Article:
The “electoral consequences could be dire” without a U-turn, because it would be “obvious” to voters that the prime minister’s promises had been broken, the former Brexit secretary said.
The warning comes in an explosive letter sent to all Conservative MPs in which Mr Davis demands a looser Canada-style trade relationship with the EU.
The model was described as nothing more than “a shortcut to a no deal” by Brexit secretary, Dominic Raab, during a heated Commons appearance to set out the state of the talks.
Ms May has also ruled out that option, arguing it would “break up the UK” – by requiring a customs border in the Irish Sea – and because of the damage to manufacturers, which require frictionless trade.
The Liberal Democrats said the letter betrayed the “growing panic rippling through the Conservative party”, as the government’s Brexit strategy faltered.
The EU has since rejected Chequers as well – but the prime minister has refused to officially drop the proposals, ahead of a crucial Brussels summit next week.
In the letter, Mr Davis said the EU would either confirm its rejection of the Chequers plan next week, or demand “further significant concessions”.
But he insisted a “Canada-plus-plus-plus” deal – going further on trade, internal security and foreign policy – was “within our grasp with political will and imagination”.
Mr Davis wrote: “If we stay on our current trajectory, we will go into the next election with the government having delivered none of the benefits of Brexit, with the country reduced to being a rule-taker from Brussels, and having failed to deliver on a number of promises in the manifesto and in the Lancaster House speech.
“This will not be a technicality, it will be very obvious to the electorate. The electoral consequences could be dire.
“So it is in both the party’s interest, and crucially the national interest, that we reset our negotiating strategy immediately and deliver a Brexit that meets the demands of the referendum and the interests of the British people.”
Later on Tuesday, Mr Raab told MPs that talks with Brussels have “intensified” in recent weeks, with both sides are “closing in workable solutions” to all the outstanding issues, including the deadlock over the Irish border.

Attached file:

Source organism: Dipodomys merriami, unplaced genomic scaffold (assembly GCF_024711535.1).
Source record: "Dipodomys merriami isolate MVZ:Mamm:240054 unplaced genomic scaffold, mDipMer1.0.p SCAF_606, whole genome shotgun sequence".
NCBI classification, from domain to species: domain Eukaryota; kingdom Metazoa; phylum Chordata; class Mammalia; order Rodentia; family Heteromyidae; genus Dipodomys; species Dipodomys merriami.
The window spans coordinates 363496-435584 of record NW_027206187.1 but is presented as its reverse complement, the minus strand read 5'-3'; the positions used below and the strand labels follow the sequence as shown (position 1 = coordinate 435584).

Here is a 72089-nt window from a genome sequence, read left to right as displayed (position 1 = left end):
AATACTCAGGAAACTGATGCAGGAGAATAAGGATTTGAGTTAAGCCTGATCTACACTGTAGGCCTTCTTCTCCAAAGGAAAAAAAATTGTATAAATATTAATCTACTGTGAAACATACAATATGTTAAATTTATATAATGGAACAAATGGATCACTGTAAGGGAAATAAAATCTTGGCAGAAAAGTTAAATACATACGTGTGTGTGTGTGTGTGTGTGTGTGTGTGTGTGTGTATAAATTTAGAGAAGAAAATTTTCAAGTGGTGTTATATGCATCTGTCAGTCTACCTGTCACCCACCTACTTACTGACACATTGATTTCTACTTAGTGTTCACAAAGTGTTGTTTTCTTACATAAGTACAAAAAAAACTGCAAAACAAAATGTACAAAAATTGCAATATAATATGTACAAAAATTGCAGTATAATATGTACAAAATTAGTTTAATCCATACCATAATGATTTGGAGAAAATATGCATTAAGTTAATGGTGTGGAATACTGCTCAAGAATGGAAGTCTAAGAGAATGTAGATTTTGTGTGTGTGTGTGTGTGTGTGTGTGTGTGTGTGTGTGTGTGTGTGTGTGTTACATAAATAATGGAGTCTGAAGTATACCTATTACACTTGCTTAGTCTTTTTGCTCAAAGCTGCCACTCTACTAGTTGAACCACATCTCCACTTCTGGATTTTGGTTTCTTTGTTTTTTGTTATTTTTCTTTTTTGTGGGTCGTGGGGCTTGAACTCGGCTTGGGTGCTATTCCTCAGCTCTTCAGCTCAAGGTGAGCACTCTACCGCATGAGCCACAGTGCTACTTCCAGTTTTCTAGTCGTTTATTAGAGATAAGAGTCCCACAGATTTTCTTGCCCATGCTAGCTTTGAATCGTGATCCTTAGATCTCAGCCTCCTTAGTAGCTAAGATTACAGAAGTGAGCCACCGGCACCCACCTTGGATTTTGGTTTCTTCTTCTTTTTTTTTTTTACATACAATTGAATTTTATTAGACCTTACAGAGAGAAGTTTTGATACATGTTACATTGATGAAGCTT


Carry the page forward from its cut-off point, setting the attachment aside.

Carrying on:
He stood firm against Brexiteers who urged him to ditch the Chequers plan in favour of their preferred Canada-style model, which he claimed was a “shortcut” to crashing out of the EU without a deal.
However he faced criticism from former Tory home secretary Amber Rudd over the government’s ”gung-ho approach” to no deal, as she warned that security matters are not yet in place to keep the UK safe.
But Mr Davis urged her not to make “preposterous threats” that a refusal by Tory MPs to back her could result in Brexit being lost altogether, or watered down by the need for Labour votes.
Although the EU has offered “Canada-plus-plus-plus”, it has insisted Northern Ireland would then have to stay in the customs union and part of the single market to avoid a hard border – a suggestion that Mr Davis and other pro-Brexit Tories would never accept.
Earlier, Steve Baker, Mr Davis’s former deputy, repeated his warning that up to 80 Tories are ready to vote down the government’s proposals.
Tom Brake, the Liberal Democrat Brexit spokesman, said: “David Davis’s letter highlights the growing panic rippling through the Conservative party that Theresa May’s Brexit is going to cause nothing but misery for the country and the Tory party.
“People should not have to cross their fingers and hope for the Tory party to sort out this terrible mess they have got the country into.
“Instead the people should get the final say on the deal and the option to remain in the EU.”
The Independent has launched its #FinalSay campaign to demand that voters are given a voice on the final Brexit deal.